Six people die in Plymouth. Terrible, terrible tragedy and obviously headline news. People begin discussions again about further regulation and control of guns and who can own them and for what purpose. After the Dunblane massacre in 1996 there was intense public debate about gun control laws, petitions for a ban on private ownership. Eventually, there was an official inquiry. New Firearms Acts were passed, outlawing the private ownership of most handguns within the United Kingdom. And since then gun deaths have declined sharply. Halved in fact.
But even before all this public debate, publicity, government action, around 250 a year died from gunshot. In total, all deaths from guns, including accidents, which the vast majority of those deaths are. It’s now less than half that.
Yet, thousands, yes thousands, die on our roads annually and most of those deaths pass unremarked. No huge public outcry, no mass national petitions, no nationwide media call for change, or more controls on the cause of those deaths.
Every so often, however, some of us can’t bear this awful disparity of concern for human life any longer. Something happens that makes some of us say: Enough! This cannot be allowed to keep happening unremarked, unnoticed. These lives were important and now they are ended. Too soon. And we could have prevented it.
The killing of Marta Krawiec on the junction of Southampton Way and Theobalds road was what happened this time. The seventh person to die in this particular area just riding their bike.
Like all those people, Marta was a Londoner with a life full of service to the city she lived in and its people. In losing them, London has lost so much and their loss could and should have been avoided. The fact that Marta was the seventh person to die on these roads means those who have the responsibility to keep us as safe as possible when we use them, already knew they were not safe, knew the design was not fit for purpose and put vulnerable road users in dangerous situations. And they’ve known that since the first person died there.
September 2008, 31-year-old Wan-Chen McGuiness from Hackney
June 2009, student Maria Fernandez, aged 24.
July 2013 Alan Neve, aged 54.
November 2013 Francis Golding, aged 69
February 2015 Federica Baldassa, aged 26.
August 2018, Dr Peter Fisher, aged 67.
August 2021 Dr Marta Krawiec, aged 41
For me, personally, and I suspect for many others at Fridays protest, it was also about anyone and everyone who has been killed or suffered serious injury at so many junctions across the whole of the city. If not even more, all those people across the country who have been killed because a road was designed that valued their lives as worth less than facilitating motor traffic flow, prioritising motor vehicle movements and driver convenience over human life.
I spent some moments during the minutes silence at the protest also thinking about those who have died and been seriously injured at Lewisham’s dangerous junctions too. Lewisham Gateway, Deptford Bridge, Catford Bridge to name just three. These protests are, tragically, about more than just one junction, one tragedy. It’s happening every day in our country.
No one should die or suffer serious injuries in this way. It is possible to design all urban junctions in ways that make collisions resulting in vulnerable road users dying or suffering serious injury, almost impossible. It is appalling that we still have dozens and dozens of junctions our local councils and TfL have left in a state where it’s up to the vulnerable road users themselves to try and make sure they use the junction in ways which might, if they are lucky, minimise the danger to themselves, rather than remove the risks by changing the design. I’ve been campaigning on these issues all my adult life and I’m at an age now where, if action is not taken immediately, I probably won’t see my local area’s dangerous junctions made safe for vulnerable road users. I don’t want to attend another protest, another vigil, another die in marking the loss of yet another life that could and should have been avoided simply by better road design. But I also know that the changes we have achieved so far in London that do make some areas and routes so much safer, and even pleasant and enjoyable places to cycle and walk, have only been achieved because we said “Enough” in this way in the past.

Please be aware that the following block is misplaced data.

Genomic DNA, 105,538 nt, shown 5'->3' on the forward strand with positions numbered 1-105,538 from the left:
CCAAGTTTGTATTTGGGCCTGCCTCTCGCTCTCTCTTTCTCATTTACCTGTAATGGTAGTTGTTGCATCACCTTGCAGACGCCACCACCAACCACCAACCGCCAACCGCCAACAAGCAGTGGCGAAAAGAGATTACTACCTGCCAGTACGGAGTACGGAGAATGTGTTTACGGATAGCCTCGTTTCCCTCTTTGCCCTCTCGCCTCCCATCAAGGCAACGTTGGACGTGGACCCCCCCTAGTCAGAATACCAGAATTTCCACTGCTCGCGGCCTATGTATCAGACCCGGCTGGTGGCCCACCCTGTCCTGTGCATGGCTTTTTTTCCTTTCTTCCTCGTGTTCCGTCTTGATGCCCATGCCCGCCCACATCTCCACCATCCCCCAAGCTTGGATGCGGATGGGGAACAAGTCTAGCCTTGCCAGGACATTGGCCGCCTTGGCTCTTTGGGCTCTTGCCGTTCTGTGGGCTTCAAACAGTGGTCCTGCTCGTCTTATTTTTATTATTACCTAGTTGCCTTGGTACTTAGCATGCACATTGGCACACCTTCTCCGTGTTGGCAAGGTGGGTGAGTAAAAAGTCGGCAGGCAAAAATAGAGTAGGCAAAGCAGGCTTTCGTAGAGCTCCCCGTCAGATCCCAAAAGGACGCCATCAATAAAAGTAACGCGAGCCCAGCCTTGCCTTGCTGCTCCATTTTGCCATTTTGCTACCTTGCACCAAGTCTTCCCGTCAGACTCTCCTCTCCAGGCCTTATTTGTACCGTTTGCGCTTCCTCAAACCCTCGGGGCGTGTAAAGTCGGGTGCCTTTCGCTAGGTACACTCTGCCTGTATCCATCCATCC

The acceptance by transport authorities that blue paint on the roads was not enough to create safe space for cycling only began when we protested and said “Enough” when the deaths of so many riders in 2013 led us to vigils marking those who died at Bow roundabout, and elsewhere across the city.
We said “Enough” on Blackfriars Bridge, where Vicky McCreery was killed in 2004. We protested there, telling TfL their plans to change it weren’t good enough and would not stop more people being killed. Now ride across Blackfriars Bridge and it’s real proof that shouting, “Enough”, that joining together in active and engaged non violent protest really does work.
I’ve lost count of the protests and vigils I’ve attended, the meetings with transport officers, developers I’ve attended, the articles and web posts I’ve written to try and get the lives of vulnerable road users valued. Any campaigner of my age will have done the same. Progress may be slow, it may not yet be sufficient to keep everyone safe, across the whole city yet, but it does work. I’ve seen things change for the better in my lifetime. And if we keep on shouting “Enough” whenever that callout to power is needed, I do believe one day, we will be living in a city that’s far less congested, far less polluted, with streets everywhere we can walk and cycle safely, without fear.